BALCH & BINGHAM LLP
Attorneys at Law
2 Dexter Avenue
Montgomery, Alabama 36104
Michael D. Waters
(877) 453-6423 (fax)
January 13, 2003
Mr. Jonathan G. Katz, Secretary
U.S. Securities and Exchange Commission
450 Fifth Street, N.W.
Washington, D.C. 20549-0609
Ladies and Gentlemen:
In Release No. 34-46934 dated December 2, 2002 (the "Release"), the Commission has proposed rules relating to auditor independence under Section 201(a) of the Sarbanes-Oxley Act of 2002 (the "Act"). Specifically, Section 201(a) of the Act amends Section 10A of the Securities Exchange Act of 1934 to add subsection (g) prohibiting certain non-audit services by a public accounting firm for an issuer, including a prohibition on the provision of "(8) legal services and expert services unrelated to the audit."
In the Release, the Commission proposes to amend Section 210.2-01(c)(2) of Regulation S-X to provide that, among other prohibited non-audit services, the following shall be a prohibited service:
"(x) Expert services unrelated to the audit. Providing expert opinions for an audit client in connection with legal, administrative, or regulatory proceedings or acting as an advocate for an audit client in such proceedings."
The Release indicates that the prohibition on non-audit services listed in the proposed amendment to Regulation S-X is premised upon three broad principles, which state that an auditor cannot (1) audit his or her own work, (2) perform managementfunctions, or (3) act as an advocate for the client. Focusing primarily upon the third principle, the Release indicates that the proposed rule will prohibit the auditor from providing expert opinions for an audit client in connection with legal, administrative or regulatory proceedings. The Release goes on to say that under the proposed rule, "an auditor's independence would be impaired if the auditor were engaged by the audit client's legal counsel to provide expert witness or other services . . . in connection with the client's participation in a legal, administrative, or regulatory proceeding." The Commission has asked in the Release for comment on whether there are circumstances in which an auditor's providing audit clients with expert services in legal, administrative, or regulatory filings or proceedings should not be deemed to impair independence.
We understand and agree with the need to ensure auditor independence and acknowledge that there are instances in which the provision of expert services, including an auditor's serving as an expert witness, is not consistent with the requirement for independence in the audit of an issuer. In keeping with the Commission's request for comment, however, we believe there is at least one circumstance in which the provision of expert services should not be deemed to impair independence. That circumstance exists where, under the existing rules of the Commission, including Regulation S-X, an audit firm is currently serving as an expert witness for the issuer, and a trial date has already been set.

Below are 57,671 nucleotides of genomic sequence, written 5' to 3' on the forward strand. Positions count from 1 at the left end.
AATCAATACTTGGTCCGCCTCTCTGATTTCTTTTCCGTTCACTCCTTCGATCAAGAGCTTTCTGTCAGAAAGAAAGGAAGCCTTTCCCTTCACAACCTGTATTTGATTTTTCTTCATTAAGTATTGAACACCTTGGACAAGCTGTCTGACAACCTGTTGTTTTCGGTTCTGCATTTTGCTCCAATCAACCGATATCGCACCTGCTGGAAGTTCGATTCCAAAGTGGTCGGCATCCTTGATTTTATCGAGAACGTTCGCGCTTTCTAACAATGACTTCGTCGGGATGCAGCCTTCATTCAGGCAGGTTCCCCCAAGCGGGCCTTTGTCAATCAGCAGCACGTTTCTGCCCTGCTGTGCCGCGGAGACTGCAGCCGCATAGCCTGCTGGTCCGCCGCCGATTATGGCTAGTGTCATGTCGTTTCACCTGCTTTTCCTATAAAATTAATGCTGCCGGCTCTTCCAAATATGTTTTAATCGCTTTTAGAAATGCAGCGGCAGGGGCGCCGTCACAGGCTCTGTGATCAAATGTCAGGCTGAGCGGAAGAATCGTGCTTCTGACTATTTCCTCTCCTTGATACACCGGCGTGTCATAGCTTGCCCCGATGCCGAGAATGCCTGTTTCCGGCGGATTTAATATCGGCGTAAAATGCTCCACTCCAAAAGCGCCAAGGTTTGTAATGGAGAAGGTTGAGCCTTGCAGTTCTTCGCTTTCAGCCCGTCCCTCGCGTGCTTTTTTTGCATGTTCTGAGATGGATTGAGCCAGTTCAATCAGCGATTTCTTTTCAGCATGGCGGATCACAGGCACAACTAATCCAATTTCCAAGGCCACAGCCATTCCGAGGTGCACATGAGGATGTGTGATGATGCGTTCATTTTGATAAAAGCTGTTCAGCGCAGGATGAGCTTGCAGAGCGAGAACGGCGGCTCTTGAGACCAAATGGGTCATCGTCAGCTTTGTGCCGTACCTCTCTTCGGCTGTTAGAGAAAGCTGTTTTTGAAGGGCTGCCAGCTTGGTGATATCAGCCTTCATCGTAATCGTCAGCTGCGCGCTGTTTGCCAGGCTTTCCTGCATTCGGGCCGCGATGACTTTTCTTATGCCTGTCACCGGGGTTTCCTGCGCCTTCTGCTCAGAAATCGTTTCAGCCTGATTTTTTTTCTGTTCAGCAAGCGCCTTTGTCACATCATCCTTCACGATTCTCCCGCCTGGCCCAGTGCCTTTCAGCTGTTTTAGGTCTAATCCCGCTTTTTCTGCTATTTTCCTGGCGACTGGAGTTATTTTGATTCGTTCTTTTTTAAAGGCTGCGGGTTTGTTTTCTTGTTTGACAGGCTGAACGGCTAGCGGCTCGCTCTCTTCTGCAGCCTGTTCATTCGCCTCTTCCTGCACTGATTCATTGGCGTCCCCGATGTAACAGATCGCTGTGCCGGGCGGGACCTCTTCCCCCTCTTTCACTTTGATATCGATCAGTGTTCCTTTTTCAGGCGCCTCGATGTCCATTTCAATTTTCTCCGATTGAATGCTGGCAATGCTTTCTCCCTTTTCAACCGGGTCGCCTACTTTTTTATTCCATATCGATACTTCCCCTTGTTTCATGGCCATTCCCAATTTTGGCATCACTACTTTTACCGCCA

We represent an issuer which has been in litigation and in which its auditor has been retained to provide expert services. The discovery in the litigation is substantially complete and the issuer has spent significant sums in preparing for trial, including the expenditure of a substantial amount for the expert services of the auditor. A trial date has been set for July 3, 2003, and if the issuer were forced to terminate the expert services of its auditor and retain a new expert witness at this late date, substantial hardship would be worked upon the issuer, including the necessity to expend additional funds to acquaint the new expert with the issues in the case. (It is not even clear under the proposed rule whether the auditor could assist in acquainting the new expert as to the issues that the expert would testify to.) A delay in the trial could also be necessary which the issuer does not deem to be in its best interests.
We recommend that the Commission consider implementing limited exceptions for the proposed rule relating to the provision of expert services to permit an auditor who is already providing expert testimony in a legal proceeding to complete that service, especially where the work is substantially complete and a trial date has been set. We do not believe an exception in that circumstance would violate the principles of the Actbecause it would be limited in scope and duration and to do otherwise will harm issuers who have relied upon such services. In addition, if no exception is recognized, and where work by the auditor as an expert has already commenced, but the auditor does not complete the work following the adoption of the rule as proposed so that it may continue to audit the issuer, the auditor will nevertheless be in the position of reviewing the work it previously performed, which violates one of the basic principles of the proposed rules. Allowing the auditor to complete the project, therefore, does not violate the essential principles noted in the Release to any substantial degree beyond what a termination of the auditor's role on an existing project would do.
For the foregoing reasons, we recommend that the Commission provide an exception to its proposed rule regarding non-audit expert services to permit an auditor which has commenced the performance of expert witness services to complete that service without impairing auditor independence.
/s/ Michael D. Waters
Michael D. Waters